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Arch Cardiovasc Dis. 2009 Jun-Jul;102(6-7):533-40. doi: 10.1016/j.acvd.2009.04.004. Epub 2009 Jul 9.

Significant persistent ductus arteriosus in infants less or equal to 6 kg: percutaneous closure or surgery?

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  • 1Service de cardiologie pédiatrique, hôpital des Enfants, 330, avenue de Grande-Bretagne, 31026 Toulouse, France. sylvia.abadir@gmail.com



Percutaneous closure of large persistent ductus arteriosus using the Amplatzer duct occluder is an alternative to surgery. However, this device is not recommended in infants weighing less than 6 kg.


To evaluate the safety and effectiveness of this procedure in low-body-weight infants.


We reviewed retrospectively data for infants weighing less or equal to 6 kg who underwent percutaneous closure of significant persistent ductus arteriosus using the Amplatzer duct occluder in France between 1998 and 2007.


Data for 58 patients (mean weight: 5 kg, range: 3.4-6; mean age: 5.5 months, range: 2.1-15.3) were reviewed. Mean angiographic persistent ductus arteriosus minimal diameter was 3.7 mm (range: 1-7.5). Implantation of the Amplatzer duct occluder was successful in 89.7% of cases. In six (10.3%) patients, the device was not implanted because it would have led to significant aortic obstruction. One procedure-related death occurred in a 4 kg infant (1.7%). Major and minor complications occurred in 6.9 and 31.0% of patients, respectively. Persistent ductus arteriosus diameter greater than 3.7 mm, type C (tubular shape) and diameter/patient weight ratio greater than 0.91 were significantly associated with an unsuccessful procedure and/or major complications. During a median 10-month follow-up, no late device embolization occurred.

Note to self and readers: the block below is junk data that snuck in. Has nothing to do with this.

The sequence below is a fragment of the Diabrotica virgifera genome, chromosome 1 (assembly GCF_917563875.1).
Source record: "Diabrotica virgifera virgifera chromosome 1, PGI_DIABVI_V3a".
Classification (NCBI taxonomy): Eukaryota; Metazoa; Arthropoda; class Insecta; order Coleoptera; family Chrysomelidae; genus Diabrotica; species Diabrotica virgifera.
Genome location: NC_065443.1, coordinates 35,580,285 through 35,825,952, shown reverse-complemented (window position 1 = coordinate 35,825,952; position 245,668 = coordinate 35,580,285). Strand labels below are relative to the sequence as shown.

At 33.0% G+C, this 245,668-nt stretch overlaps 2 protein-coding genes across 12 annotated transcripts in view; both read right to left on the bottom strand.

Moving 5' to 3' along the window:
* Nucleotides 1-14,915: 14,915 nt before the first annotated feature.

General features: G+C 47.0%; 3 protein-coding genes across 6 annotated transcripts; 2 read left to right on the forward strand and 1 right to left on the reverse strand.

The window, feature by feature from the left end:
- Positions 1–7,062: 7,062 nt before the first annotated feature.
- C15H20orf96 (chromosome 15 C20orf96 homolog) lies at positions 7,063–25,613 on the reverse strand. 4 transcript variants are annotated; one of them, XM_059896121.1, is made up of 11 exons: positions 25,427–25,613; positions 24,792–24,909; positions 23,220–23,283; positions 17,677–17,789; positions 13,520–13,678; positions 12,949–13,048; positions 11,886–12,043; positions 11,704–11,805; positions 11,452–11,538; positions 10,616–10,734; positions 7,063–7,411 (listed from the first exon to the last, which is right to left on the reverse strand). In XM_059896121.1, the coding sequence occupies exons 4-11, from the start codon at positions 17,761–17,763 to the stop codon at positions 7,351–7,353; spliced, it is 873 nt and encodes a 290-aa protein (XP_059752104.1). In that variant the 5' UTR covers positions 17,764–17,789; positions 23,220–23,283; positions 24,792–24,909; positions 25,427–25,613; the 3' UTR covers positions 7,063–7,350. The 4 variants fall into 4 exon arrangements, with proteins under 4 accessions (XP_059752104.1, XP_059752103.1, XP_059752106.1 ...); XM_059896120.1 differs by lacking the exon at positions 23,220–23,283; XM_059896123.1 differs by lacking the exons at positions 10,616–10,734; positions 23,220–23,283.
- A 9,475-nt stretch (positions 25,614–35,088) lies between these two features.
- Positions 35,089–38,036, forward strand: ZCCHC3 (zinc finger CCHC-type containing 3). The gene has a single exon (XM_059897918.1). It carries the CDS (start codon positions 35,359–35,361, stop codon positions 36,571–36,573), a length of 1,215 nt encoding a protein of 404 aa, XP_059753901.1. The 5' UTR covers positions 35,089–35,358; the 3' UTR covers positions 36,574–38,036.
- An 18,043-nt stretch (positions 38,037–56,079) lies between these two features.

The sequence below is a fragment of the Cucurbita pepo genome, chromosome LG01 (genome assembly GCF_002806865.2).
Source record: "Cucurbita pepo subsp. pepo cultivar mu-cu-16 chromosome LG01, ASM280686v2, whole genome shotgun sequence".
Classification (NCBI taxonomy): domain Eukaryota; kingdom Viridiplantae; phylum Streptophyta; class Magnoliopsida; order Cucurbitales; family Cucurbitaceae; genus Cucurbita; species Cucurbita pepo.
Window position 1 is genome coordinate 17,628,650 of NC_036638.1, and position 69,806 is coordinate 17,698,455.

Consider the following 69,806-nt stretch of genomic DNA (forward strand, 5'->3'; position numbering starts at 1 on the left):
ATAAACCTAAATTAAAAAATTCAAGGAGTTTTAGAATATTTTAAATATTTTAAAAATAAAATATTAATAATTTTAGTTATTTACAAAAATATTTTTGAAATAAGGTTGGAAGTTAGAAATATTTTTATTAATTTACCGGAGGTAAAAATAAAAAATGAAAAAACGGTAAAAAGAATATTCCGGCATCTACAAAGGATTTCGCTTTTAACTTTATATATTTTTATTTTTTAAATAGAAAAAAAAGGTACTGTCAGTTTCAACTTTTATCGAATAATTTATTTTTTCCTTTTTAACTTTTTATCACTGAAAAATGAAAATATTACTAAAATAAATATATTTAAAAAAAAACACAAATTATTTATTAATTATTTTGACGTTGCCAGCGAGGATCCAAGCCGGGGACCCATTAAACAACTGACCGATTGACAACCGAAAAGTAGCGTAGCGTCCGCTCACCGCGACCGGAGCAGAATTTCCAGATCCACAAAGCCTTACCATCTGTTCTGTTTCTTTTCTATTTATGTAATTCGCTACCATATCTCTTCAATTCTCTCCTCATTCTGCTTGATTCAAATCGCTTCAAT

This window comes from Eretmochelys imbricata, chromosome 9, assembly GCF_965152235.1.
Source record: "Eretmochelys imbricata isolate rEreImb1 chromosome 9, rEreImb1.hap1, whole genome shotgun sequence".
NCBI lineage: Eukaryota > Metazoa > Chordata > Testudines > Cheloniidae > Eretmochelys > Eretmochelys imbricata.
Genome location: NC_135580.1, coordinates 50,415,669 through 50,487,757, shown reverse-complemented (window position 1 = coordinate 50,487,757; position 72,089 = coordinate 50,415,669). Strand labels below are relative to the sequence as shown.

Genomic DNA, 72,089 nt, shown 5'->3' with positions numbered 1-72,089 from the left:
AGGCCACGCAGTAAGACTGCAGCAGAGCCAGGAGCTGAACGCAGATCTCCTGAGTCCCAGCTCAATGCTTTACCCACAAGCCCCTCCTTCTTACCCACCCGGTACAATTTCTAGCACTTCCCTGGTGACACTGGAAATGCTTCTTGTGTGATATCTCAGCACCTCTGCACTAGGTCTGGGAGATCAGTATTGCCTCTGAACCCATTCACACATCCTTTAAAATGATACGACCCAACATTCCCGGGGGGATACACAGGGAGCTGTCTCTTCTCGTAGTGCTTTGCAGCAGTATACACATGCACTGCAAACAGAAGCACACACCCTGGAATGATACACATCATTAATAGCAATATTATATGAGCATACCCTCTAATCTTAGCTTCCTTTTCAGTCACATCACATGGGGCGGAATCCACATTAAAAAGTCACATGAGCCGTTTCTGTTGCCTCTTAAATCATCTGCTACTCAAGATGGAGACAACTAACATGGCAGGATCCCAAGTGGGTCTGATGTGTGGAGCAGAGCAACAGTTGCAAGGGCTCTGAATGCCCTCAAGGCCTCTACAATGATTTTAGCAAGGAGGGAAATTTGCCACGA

Although percutaneous closure of significant persistent ductus arteriosus with the Amplatzer duct occluder is effective in low-body-weight infants, the level and severity of complications indicate surgery as first-line treatment, at least until further studies are done to assess the safety and effectiveness of the new Amplatzer duct occluder II in low-body-weight infants.

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